The fateful day arrived for our heat, which was shrouded in secrecy. We didn’t know who we’d be playing although some detective work on Twitter meant that I was pretty sure we were up against Aberdeen. And sure enough, it was a Sheffield/Aberdeen clash in the penultimate heat.

Filming took place at Media City in Salford and was running very smoothly. They’d already filmed two heats by the time we arrived. We met Aberdeen beforehand (leader of the Scottish Labour Party, Chief Scientist of FERA, DJ Nicky Campbell and the head of ITV Factual) and then got whisked off to make-up and a quick chat with Jeremy Paxman. It turns out he’s lovely when he’s not sitting in the quizmaster’s chair. Powder applied we were suddenly sitting in the famous chairs and Jeremy was asking us questions….gulp…cue the fastest-slowest 28 minutes of my life.

With only the 4 highest scoring, winning teams of the 14 assembled going through to the semi-finals, the pressure was on…To find out how we did in our heat, tune in on 28th December at 8pm on BBC2!

6.4 - Christmas University Challenge 2015 - Sheffield with Jeremy

Anne’s Autumnwatch Adventure

Well, it’s been a busy 24 hrs. On Tuesday morning, I headed up to Scotland to film with Lindsey Chapman on Autumnwatch Extra. This is a behind-the-scenes, in-depth, look at the major stories in the main show. I was on the show to talk about the #StarlingSurvey that we are running with the Royal Society of Biology.

After a 5.30 am alarm call, four trains and a taxi ride (plus a spot of impromptu running at Carlisle station that underlined just how hard it is to run in walking boots) I arrived at the amazing Wildfowl and Wetlands Trust Caerlaverock on the Solway Firth and met the BBC production crew.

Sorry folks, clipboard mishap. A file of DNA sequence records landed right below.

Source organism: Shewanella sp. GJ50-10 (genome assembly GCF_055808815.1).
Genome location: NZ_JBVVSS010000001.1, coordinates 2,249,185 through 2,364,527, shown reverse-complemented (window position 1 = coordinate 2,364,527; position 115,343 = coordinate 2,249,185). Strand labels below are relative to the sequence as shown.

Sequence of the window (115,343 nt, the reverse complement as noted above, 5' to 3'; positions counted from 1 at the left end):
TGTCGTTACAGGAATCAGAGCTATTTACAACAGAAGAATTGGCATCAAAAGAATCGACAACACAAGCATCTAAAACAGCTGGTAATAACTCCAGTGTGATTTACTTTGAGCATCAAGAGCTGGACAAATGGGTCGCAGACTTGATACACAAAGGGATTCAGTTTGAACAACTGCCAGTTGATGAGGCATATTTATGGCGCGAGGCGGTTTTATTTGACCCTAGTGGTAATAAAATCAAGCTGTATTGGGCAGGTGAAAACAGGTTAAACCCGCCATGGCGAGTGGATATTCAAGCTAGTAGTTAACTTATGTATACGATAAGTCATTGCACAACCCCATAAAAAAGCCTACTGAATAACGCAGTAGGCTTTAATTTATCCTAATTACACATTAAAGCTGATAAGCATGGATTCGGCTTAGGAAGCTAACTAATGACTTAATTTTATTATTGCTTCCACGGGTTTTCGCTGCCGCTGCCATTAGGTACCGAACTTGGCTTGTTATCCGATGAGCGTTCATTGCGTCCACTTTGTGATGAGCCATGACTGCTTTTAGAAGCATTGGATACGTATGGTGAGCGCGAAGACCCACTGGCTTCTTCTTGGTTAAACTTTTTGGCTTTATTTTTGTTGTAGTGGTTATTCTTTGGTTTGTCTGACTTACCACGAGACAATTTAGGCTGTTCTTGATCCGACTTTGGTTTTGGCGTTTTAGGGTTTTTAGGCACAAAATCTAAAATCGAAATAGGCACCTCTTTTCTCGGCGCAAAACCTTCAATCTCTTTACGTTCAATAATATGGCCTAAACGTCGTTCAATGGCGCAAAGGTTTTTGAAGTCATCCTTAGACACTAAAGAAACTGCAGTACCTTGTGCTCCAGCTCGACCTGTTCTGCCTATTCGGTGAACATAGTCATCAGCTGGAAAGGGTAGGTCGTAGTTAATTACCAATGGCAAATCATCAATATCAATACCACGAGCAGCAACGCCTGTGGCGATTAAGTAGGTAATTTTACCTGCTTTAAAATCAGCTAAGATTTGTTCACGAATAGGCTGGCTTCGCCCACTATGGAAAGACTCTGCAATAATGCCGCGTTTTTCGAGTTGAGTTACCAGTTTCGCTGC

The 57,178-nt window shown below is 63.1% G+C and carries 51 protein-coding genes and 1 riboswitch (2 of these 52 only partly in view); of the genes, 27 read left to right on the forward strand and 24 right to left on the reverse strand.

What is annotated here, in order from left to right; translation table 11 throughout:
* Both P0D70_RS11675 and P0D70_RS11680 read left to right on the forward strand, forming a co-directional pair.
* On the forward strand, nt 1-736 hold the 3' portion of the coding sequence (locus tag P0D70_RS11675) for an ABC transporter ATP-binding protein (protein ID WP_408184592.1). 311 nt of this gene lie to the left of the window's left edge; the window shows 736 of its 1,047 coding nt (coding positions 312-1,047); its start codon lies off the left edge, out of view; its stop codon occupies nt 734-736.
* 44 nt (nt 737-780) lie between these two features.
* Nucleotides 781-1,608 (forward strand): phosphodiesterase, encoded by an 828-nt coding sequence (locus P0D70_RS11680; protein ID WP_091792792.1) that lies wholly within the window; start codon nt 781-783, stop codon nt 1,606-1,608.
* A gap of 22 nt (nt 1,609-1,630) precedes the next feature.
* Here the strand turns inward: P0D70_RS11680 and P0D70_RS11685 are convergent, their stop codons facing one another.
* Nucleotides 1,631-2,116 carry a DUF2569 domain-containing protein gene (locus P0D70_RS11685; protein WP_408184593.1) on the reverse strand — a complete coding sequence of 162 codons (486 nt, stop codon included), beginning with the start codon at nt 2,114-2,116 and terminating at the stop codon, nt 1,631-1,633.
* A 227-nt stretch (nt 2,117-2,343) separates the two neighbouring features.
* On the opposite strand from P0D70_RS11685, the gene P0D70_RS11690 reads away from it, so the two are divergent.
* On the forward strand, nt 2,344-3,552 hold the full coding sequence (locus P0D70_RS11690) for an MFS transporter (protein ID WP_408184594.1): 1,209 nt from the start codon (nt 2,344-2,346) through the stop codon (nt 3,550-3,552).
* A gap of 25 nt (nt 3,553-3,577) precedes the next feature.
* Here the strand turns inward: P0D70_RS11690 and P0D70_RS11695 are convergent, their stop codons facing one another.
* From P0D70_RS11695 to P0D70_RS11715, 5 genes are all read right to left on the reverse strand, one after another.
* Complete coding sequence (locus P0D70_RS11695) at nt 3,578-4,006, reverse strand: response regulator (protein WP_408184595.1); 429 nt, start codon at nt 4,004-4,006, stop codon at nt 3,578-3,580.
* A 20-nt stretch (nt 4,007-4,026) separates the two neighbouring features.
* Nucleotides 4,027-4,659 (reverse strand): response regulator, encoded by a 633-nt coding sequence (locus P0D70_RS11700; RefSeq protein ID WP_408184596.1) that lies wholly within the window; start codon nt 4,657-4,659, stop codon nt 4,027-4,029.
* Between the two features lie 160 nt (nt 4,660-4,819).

What a lot of cables!

What a lot of cables!

What struck me first is the sheer scale of the operation: it is truly incredible! They must have 80+ people working on site, from presenters to camera and sound operators, directors, producers, tech-savvy live webcam operators, runners, fixers, lighting gurus, and cabling boffins. Oh, plus the web and media teams, catering unit and makeup artists.

Anne on Autumnwatch Extra

Anne on Autumnwatch Extra

I did a 25 minute feature with Lindsey Chapman on the what, where, how and why of starling murmurations. This was all done live and without rehearsal. I’ve done some filming before but this was the first time I had to juggle not only the information I was trying to impart but also direction of where to move, how long was left, and what the viewers were seeing at any one time (which was often still images or other film sequences).You can see the finished thing here

The main show contained information on the survey, and the outline map of starling murmurations created by Rik from last year’s data ( A slight gaff by Chris Packham live on air meant that I was initially referred to as Dr Holly Goodhead, who was a character in the 007 film Moonraker! I’ve always wanted to be a Bond Girl, but I never thought of it happening this way… …at least it makes the survey memorable, I guess.

Anne on Autumnwatch Unsprung

Anne on Autumnwatch Unsprung

After the main show, it was straight into Unsprung, which again is recorded live. I was in the audience but primed and ready to answer audience questions should any come my way so couldn’t relax until the closing credits.

As I type this in Dumfries, where Tuesday has almost turned into Wednesday, I’m thinking back over the day and trying to pick out the best moment. Actually, this was something away from all the media glitz: I saw my first ever ring ouzel! It might seem odd to pick seeing a white-necked thrush as my highlight over and above appearing on live telly, dinner with the production crew, and chatting with the Autumnwatch presenters after the show, but once a birder, always a birder!

Please submit new records here – To see locations of records from last year, please click the “murmuration map” at the top of the blog homescreen.

Anne Goodenough

Matt Wood at the World Seabird Conference in Cape Town

This week I’ve been in Cape Town for an international conference that brought together seabird scientists from across the world. Seabirds are excellent models for a diverse range of questions in ecology, behaviour and conservation; to name just a few of the remarkable range of work that was presented. Here’s a link to the programme.